Today's Regulatory Mix: FCC Issues $200 Million Lifeline Civil Penalty, Louisiana To Require Emergency Plans From Cable and Video Providers
FCC Issues $200 M Lifeline Civil Penalty
The FCC has released the terms and conditions of a consent decree entered into with T-Mobile under which T-Mobile will pay a $200 million penalty to the U.S. Treasury to resolve an investigation of its subsidiary Sprint’s compliance with the FCC’s Lifeline rules. The FCC said that the payment is the largest fixed-amount settlement it has ever secured to resolve an investigation. The settlement comes after an Enforcement Bureau investigation into reports that Sprint, prior to its merger with T-Mobile, was claiming monthly subsidies for serving approximately 885,000 Lifeline subscribers even though those subscribers were not using the service, in potential violation of the FCC’s “non-usage” rule. The matter initially came to light as a result of an investigation by the Oregon Public Utility Commission. In addition to paying a $200 million civil penalty, Sprint agreed to a compliance plan to help ensure future adherence to the FCC’s Lifeline program. This includes appointment of a compliance officer, creation of operating procedures, a compliance manual and a compliance checklist (including procedures for employees to anonymously report wrongdoing by the company to the FCC’s whistleblower hotline); and an employee training program. The company will also have to file compliance reports with the FCC for the next 3 years.
In response to the consent decree, FCC Chairman Ajit Pai said: “Lifeline is key to our commitment to bringing digital opportunity to low-income Americans, and it is especially critical that we make the best use of taxpayer dollars for this vital program. I’m pleased that we were able to resolve this investigation in a manner that sends a strong message about the importance of complying with rules designed to prevent waste, fraud, and abuse in the Lifeline program. In addition to the great work of our Enforcement Bureau team, I would like to thank the Oregon Public Utility Commission for its efforts in this case. States play an important role in helping low-income consumers get access to affordable communications through Lifeline and making sure the program is run efficiently.”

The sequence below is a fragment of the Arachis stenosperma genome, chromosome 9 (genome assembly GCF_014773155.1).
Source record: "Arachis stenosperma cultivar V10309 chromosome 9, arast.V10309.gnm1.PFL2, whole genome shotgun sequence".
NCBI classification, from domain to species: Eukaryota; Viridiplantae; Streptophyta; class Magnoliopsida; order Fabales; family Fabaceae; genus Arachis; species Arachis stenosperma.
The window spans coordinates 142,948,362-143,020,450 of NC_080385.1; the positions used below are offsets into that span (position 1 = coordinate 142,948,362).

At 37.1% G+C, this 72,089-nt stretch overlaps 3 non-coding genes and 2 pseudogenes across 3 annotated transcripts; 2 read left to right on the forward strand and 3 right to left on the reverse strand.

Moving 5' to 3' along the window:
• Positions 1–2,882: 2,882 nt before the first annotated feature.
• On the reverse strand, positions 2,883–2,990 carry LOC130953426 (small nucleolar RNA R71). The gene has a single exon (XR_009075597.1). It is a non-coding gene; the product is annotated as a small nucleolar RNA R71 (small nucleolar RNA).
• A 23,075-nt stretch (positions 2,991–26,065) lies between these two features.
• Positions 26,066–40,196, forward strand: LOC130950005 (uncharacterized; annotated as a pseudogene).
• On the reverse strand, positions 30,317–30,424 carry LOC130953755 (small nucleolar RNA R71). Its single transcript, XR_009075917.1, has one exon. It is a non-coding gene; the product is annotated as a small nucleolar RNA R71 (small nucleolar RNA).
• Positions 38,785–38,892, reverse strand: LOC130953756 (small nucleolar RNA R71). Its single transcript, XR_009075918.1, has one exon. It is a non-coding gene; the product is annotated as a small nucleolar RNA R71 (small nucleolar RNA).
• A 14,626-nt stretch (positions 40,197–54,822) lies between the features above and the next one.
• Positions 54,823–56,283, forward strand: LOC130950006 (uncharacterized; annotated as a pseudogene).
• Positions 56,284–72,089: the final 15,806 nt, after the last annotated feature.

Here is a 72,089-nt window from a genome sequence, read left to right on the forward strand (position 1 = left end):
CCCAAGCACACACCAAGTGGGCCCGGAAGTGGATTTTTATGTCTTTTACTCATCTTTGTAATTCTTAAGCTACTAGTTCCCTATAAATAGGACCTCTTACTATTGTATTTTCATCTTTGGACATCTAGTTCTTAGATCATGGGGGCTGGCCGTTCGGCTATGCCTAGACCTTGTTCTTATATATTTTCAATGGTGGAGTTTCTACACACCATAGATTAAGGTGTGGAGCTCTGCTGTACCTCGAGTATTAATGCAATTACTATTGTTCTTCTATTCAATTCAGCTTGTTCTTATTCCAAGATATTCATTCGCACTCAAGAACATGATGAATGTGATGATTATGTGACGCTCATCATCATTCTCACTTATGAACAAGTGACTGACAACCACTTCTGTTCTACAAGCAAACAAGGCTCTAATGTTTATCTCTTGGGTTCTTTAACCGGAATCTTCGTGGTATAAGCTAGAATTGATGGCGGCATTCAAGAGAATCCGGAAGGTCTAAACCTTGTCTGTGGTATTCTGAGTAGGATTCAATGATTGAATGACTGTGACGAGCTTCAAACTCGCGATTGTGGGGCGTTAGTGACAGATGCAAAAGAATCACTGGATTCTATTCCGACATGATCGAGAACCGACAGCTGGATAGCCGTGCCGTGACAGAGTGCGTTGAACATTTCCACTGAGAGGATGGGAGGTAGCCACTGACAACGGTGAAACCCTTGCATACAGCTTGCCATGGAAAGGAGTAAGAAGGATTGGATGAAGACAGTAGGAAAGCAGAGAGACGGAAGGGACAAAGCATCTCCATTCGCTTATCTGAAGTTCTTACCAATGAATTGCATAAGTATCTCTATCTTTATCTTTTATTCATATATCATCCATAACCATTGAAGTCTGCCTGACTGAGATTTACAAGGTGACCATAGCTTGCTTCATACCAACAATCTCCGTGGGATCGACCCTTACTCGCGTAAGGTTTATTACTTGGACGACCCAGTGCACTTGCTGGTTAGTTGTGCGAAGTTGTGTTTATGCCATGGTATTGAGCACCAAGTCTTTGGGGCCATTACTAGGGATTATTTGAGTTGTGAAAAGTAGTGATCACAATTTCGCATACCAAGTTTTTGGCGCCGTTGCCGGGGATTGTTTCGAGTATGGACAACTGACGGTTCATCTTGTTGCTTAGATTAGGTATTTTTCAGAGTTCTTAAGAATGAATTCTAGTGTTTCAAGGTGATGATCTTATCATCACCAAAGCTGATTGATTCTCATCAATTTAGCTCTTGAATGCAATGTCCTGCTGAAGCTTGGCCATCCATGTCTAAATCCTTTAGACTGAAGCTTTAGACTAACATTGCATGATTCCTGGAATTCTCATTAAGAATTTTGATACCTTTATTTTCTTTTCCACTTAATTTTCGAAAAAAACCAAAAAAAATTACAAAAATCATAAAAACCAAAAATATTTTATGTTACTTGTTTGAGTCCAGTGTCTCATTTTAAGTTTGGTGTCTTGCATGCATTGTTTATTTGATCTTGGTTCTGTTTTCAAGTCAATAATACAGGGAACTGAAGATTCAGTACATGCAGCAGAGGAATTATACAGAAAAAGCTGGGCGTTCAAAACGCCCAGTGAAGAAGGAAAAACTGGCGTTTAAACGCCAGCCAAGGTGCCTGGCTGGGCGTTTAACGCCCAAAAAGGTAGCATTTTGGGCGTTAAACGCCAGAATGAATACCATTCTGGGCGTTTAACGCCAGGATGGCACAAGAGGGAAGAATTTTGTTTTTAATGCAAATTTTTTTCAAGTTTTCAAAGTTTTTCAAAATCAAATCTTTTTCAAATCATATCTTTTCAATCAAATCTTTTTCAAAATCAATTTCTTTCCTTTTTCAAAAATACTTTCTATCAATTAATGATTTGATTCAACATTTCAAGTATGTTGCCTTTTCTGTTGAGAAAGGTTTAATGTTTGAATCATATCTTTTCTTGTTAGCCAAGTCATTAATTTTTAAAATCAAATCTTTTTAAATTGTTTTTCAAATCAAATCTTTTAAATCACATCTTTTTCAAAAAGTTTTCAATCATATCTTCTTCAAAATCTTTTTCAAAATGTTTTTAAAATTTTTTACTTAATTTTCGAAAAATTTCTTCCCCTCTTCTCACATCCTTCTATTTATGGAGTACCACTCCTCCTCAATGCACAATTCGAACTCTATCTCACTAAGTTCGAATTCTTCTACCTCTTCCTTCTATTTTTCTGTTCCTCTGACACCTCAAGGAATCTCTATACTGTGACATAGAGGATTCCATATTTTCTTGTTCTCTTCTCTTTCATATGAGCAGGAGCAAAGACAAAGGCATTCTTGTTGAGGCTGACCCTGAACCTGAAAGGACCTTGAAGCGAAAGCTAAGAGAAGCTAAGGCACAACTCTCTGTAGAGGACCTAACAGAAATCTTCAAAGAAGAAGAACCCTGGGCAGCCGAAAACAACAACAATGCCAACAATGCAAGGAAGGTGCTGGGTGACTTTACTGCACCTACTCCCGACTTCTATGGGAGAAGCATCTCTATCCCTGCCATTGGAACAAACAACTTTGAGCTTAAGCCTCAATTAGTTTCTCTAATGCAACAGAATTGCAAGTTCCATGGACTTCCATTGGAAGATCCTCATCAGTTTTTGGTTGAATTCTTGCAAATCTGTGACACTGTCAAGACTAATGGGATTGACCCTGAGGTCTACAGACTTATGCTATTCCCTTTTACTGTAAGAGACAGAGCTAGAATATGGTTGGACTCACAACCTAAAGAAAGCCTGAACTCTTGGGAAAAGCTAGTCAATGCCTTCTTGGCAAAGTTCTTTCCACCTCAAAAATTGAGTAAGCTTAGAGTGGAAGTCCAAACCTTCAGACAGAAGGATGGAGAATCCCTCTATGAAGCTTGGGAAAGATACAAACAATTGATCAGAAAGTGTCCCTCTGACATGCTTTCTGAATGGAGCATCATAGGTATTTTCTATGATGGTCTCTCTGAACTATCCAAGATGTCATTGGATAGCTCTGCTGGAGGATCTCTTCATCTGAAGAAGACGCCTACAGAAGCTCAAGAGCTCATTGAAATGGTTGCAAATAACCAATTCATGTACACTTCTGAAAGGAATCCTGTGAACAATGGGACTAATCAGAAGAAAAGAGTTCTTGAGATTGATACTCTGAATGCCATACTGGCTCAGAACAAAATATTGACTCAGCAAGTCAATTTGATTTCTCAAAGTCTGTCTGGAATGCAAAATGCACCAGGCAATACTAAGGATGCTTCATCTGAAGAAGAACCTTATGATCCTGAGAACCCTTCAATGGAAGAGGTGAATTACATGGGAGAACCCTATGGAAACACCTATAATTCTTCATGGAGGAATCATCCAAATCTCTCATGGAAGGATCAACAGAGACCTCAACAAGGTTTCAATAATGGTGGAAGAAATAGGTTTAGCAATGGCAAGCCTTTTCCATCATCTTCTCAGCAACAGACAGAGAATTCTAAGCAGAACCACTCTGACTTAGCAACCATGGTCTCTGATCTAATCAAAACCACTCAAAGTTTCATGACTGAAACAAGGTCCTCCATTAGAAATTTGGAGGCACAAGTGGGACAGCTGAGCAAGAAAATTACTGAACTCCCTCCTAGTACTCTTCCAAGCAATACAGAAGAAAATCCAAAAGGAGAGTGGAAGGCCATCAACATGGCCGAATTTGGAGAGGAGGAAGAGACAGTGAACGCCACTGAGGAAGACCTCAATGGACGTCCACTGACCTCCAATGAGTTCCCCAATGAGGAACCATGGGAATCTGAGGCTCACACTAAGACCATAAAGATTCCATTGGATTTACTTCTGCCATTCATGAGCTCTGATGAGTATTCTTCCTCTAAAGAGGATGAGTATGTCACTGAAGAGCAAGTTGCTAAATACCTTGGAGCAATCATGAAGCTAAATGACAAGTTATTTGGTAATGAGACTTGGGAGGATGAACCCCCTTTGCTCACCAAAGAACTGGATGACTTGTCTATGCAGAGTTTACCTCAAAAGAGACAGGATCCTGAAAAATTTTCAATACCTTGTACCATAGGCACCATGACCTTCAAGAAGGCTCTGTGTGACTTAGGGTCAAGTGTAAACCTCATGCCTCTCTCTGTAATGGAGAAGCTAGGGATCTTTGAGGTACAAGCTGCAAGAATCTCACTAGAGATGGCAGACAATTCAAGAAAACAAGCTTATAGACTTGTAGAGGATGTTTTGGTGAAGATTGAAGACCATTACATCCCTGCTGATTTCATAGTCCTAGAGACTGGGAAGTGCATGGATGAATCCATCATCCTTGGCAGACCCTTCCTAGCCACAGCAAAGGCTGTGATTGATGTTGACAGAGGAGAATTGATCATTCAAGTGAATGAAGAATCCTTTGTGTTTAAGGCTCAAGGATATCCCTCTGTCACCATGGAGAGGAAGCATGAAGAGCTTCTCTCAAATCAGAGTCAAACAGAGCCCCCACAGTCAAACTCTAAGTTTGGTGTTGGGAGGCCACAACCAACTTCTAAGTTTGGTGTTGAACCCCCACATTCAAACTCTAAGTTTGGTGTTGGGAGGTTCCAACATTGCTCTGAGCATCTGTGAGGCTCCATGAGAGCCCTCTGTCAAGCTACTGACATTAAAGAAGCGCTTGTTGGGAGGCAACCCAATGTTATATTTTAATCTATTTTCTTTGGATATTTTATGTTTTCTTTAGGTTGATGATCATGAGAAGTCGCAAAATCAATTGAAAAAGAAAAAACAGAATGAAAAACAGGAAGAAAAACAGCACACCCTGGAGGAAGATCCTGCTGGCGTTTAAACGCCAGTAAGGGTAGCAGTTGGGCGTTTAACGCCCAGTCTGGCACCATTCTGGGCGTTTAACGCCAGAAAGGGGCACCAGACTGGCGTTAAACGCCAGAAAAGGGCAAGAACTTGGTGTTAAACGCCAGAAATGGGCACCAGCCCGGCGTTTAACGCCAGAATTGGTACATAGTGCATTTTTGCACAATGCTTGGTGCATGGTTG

Louisiana To Require Emergency Plans From Cable and Video Providers
A new law in Louisiana will require cable service providers and video service providers to annually prepare and submit to the Public Service Commission emergency plans that include a provider's emergency preparedness and response plan to an emergency or disaster. The new law becomes effective December 1, 2020 and the first plan must be filed on or before June 1, 2021 and annual thereafter on June 1 of each year. Among other things, the plan must include contact information for two persons who have 16 knowledge of the provider's emergency operations, certain information about the company’s emergency equipment and facilities, a description of the drills or exercises to be performed at least annually, and how the provider will communicate with the PSC in the event of a disruption of telecommunication services. The plan must be reviewed on an annual basis and a filing must be made with PSC either updating the plan or saying that the previous plan is current.
If a provider cable service provider or video service provider uses the same facilities to provide any other service regulated by the PSC and filed an emergency service plan for that service that includes an emergency preparedness and response plan for cable service, video service, or both, the provider is not required to submit an additional emergency service plan under the new law.
The Regulatory Mix, Inteserra’s blog of telecom related regulatory activities, is a snapshot of PUC, FCC, legislative, and occasionally court issues that our regulatory monitoring team uncovers each day. Depending on their significance, some items may be the subject of an Inteserra Briefing.